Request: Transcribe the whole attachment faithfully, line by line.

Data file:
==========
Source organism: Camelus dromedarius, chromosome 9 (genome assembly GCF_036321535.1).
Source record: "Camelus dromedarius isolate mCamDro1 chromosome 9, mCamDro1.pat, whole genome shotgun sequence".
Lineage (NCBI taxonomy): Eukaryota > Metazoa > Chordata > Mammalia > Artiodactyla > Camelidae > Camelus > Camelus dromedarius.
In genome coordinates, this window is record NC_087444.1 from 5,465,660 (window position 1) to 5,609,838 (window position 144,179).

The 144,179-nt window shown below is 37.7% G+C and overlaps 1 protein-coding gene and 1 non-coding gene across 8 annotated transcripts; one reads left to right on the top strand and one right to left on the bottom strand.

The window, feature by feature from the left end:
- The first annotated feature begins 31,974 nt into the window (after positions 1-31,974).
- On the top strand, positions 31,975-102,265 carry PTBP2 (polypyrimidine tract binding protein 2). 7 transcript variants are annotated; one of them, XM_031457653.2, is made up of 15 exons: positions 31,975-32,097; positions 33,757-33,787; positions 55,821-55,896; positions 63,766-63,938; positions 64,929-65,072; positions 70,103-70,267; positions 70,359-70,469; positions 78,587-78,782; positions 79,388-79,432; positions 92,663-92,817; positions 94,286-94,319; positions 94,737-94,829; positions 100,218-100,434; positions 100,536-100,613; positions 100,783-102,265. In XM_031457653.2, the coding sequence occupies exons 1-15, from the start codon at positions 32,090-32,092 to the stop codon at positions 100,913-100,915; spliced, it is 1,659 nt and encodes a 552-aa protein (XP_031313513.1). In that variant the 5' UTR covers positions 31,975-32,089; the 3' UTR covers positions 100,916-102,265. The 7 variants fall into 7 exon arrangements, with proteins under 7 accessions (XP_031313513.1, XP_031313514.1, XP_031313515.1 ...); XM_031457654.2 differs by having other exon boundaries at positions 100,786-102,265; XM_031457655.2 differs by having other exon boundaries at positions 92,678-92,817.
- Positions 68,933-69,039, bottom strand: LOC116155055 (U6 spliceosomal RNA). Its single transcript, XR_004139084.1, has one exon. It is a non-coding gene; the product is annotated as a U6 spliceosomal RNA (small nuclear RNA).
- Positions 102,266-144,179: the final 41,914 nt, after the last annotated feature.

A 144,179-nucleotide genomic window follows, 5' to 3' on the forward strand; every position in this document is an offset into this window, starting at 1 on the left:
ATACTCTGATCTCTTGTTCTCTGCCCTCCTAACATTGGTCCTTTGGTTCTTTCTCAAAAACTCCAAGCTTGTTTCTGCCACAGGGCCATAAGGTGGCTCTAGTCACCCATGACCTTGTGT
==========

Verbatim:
Source organism: Camelus dromedarius, chromosome 9 (genome assembly GCF_036321535.1).
Source record: "Camelus dromedarius isolate mCamDro1 chromosome 9, mCamDro1.pat, whole genome shotgun sequence".
Lineage (NCBI taxonomy): Eukaryota > Metazoa > Chordata > Mammalia > Artiodactyla > Camelidae > Camelus > Camelus dromedarius.
In genome coordinates, this window is record NC_087444.1 from 5,465,660 (window position 1) to 5,609,838 (window position 144,179).

The 144,179-nt window shown below is 37.7% G+C and overlaps 1 protein-coding gene and 1 non-coding gene across 8 annotated transcripts; one reads left to right on the top strand and one right to left on the bottom strand.

The window, feature by feature from the left end:
- The first annotated feature begins 31,974 nt into the window (after positions 1-31,974).
- On the top strand, positions 31,975-102,265 carry PTBP2 (polypyrimidine tract binding protein 2). 7 transcript variants are annotated; one of them, XM_031457653.2, is made up of 15 exons: positions 31,975-32,097; positions 33,757-33,787; positions 55,821-55,896; positions 63,766-63,938; positions 64,929-65,072; positions 70,103-70,267; positions 70,359-70,469; positions 78,587-78,782; positions 79,388-79,432; positions 92,663-92,817; positions 94,286-94,319; positions 94,737-94,829; positions 100,218-100,434; positions 100,536-100,613; positions 100,783-102,265. In XM_031457653.2, the coding sequence occupies exons 1-15, from the start codon at positions 32,090-32,092 to the stop codon at positions 100,913-100,915; spliced, it is 1,659 nt and encodes a 552-aa protein (XP_031313513.1). In that variant the 5' UTR covers positions 31,975-32,089; the 3' UTR covers positions 100,916-102,265. The 7 variants fall into 7 exon arrangements, with proteins under 7 accessions (XP_031313513.1, XP_031313514.1, XP_031313515.1 ...); XM_031457654.2 differs by having other exon boundaries at positions 100,786-102,265; XM_031457655.2 differs by having other exon boundaries at positions 92,678-92,817.
- Positions 68,933-69,039, bottom strand: LOC116155055 (U6 spliceosomal RNA). Its single transcript, XR_004139084.1, has one exon. It is a non-coding gene; the product is annotated as a U6 spliceosomal RNA (small nuclear RNA).
- Positions 102,266-144,179: the final 41,914 nt, after the last annotated feature.

A 144,179-nucleotide genomic window follows, 5' to 3' on the forward strand; every position in this document is an offset into this window, starting at 1 on the left:
ATACTCTGATCTCTTGTTCTCTGCCCTCCTAACATTGGTCCTTTGGTTCTTTCTCAAAAACTCCAAGCTTGTTTCTGCCACAGGGCCATAAGGTGGCTCTAGTCACCCATGACCTTGTGT